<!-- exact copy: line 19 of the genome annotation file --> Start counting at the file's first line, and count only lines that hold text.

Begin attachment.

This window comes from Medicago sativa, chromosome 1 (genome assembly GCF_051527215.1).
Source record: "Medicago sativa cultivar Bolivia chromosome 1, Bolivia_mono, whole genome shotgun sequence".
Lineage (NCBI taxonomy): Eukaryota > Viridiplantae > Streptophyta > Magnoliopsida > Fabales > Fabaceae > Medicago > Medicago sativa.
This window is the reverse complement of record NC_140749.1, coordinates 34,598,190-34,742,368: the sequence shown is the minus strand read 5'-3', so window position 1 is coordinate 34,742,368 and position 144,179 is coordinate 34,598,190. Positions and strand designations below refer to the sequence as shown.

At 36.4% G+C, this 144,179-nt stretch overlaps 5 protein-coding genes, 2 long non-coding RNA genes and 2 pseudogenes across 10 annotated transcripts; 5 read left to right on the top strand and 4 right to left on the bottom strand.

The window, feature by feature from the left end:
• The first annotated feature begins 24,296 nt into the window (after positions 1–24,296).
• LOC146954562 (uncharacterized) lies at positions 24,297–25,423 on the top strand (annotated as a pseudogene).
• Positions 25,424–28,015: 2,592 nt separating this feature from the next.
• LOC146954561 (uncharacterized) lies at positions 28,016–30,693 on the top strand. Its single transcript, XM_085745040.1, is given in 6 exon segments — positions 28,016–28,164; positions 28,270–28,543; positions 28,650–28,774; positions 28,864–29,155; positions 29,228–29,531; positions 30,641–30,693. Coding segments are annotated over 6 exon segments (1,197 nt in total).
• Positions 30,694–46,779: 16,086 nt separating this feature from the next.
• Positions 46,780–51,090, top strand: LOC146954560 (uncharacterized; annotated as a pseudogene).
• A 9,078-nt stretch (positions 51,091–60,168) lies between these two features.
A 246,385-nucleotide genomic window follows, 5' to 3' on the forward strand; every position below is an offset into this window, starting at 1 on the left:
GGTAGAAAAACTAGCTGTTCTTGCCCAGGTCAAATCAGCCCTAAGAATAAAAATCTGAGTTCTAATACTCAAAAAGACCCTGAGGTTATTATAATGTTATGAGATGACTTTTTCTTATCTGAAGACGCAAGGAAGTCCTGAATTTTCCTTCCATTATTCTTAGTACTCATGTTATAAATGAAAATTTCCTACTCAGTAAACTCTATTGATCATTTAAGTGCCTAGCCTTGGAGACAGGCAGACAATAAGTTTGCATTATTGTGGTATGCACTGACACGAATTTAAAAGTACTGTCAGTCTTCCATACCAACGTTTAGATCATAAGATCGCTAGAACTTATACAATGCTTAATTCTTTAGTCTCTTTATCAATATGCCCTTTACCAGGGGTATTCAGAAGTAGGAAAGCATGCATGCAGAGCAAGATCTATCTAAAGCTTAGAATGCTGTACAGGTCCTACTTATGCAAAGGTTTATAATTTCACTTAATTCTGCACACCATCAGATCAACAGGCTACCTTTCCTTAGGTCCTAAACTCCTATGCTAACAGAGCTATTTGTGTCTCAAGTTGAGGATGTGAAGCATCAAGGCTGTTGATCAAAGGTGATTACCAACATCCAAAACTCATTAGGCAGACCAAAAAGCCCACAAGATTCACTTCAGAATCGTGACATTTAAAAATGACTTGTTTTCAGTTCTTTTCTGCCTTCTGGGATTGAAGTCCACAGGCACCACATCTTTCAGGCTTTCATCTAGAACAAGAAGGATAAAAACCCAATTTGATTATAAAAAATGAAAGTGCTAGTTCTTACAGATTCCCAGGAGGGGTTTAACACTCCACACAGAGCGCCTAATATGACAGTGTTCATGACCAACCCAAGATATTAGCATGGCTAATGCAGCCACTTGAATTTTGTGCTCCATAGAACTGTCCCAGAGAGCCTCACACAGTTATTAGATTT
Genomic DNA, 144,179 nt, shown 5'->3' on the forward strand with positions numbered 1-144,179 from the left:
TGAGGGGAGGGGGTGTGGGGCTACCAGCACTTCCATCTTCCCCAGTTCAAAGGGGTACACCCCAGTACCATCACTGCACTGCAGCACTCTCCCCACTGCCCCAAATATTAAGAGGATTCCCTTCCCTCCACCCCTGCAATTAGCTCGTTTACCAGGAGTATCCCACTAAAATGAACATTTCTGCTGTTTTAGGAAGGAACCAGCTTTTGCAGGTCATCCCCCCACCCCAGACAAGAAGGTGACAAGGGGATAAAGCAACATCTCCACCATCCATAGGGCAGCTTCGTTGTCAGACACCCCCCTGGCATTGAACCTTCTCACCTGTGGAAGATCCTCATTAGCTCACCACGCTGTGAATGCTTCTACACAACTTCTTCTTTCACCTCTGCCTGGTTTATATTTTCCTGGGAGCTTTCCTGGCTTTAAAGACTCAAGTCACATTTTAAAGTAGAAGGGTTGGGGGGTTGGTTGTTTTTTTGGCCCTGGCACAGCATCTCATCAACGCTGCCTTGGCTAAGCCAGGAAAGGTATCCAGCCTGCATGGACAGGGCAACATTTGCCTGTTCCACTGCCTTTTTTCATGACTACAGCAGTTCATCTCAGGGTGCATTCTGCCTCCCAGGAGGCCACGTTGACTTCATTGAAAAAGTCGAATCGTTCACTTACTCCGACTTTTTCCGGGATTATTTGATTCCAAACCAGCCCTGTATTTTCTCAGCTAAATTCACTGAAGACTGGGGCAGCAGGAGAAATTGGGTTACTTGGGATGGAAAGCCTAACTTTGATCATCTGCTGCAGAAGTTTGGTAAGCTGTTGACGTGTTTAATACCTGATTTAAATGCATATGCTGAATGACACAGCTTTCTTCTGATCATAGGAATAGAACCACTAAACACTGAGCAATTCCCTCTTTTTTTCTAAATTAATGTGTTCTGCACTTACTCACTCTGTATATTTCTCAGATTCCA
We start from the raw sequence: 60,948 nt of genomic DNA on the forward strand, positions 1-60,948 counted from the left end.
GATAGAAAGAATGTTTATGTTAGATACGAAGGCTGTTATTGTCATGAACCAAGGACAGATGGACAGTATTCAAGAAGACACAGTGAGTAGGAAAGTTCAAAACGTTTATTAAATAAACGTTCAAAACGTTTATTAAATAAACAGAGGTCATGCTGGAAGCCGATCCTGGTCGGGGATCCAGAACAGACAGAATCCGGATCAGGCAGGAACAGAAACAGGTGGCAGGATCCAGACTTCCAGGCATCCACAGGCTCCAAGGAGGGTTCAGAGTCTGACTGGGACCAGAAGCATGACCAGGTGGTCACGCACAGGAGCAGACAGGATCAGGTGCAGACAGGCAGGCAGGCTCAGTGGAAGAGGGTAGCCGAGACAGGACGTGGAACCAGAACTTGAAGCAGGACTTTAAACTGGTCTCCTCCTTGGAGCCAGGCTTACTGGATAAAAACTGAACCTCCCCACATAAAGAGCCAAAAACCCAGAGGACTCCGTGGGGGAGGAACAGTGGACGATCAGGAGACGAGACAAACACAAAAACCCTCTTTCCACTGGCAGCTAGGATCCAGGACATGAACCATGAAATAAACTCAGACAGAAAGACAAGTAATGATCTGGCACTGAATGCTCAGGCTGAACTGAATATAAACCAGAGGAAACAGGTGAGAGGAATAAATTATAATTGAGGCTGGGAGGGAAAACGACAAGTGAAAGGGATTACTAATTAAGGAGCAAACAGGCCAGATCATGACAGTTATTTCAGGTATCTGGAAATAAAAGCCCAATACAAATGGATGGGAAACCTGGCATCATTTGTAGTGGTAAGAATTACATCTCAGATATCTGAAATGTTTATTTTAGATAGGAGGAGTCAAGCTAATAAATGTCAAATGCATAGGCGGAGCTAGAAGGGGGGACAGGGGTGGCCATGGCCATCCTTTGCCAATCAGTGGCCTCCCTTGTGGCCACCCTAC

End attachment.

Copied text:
GATAGAAAGAATGTTTATGTTAGATACGAAGGCTGTTATTGTCATGAACCAAGGACAGATGGACAGTATTCAAGAAGACACAGTGAGTAGGAAAGTTCAAAACGTTTATTAAATAAACGTTCAAAACGTTTATTAAATAAACAGAGGTCATGCTGGAAGCCGATCCTGGTCGGGGATCCAGAACAGACAGAATCCGGATCAGGCAGGAACAGAAACAGGTGGCAGGATCCAGACTTCCAGGCATCCACAGGCTCCAAGGAGGGTTCAGAGTCTGACTGGGACCAGAAGCATGACCAGGTGGTCACGCACAGGAGCAGACAGGATCAGGTGCAGACAGGCAGGCAGGCTCAGTGGAAGAGGGTAGCCGAGACAGGACGTGGAACCAGAACTTGAAGCAGGACTTTAAACTGGTCTCCTCCTTGGAGCCAGGCTTACTGGATAAAAACTGAACCTCCCCACATAAAGAGCCAAAAACCCAGAGGACTCCGTGGGGGAGGAACAGTGGACGATCAGGAGACGAGACAAACACAAAAACCCTCTTTCCACTGGCAGCTAGGATCCAGGACATGAACCATGAAATAAACTCAGACAGAAAGACAAGTAATGATCTGGCACTGAATGCTCAGGCTGAACTGAATATAAACCAGAGGAAACAGGTGAGAGGAATAAATTATAATTGAGGCTGGGAGGGAAAACGACAAGTGAAAGGGATTACTAATTAAGGAGCAAACAGGCCAGATCATGACAGTTATTTCAGGTATCTGGAAATAAAAGCCCAATACAAATGGATGGGAAACCTGGCATCATTTGTAGTGGTAAGAATTACATCTCAGATATCTGAAATGTTTATTTTAGATAGGAGGAGTCAAGCTAATAAATGTCAAATGCATAGGCGGAGCTAGAAGGGGGGACAGGGGTGGCCATGGCCATCCTTTGCCAATCAGTGGCCTCCCTTGTGGCCACCCTAC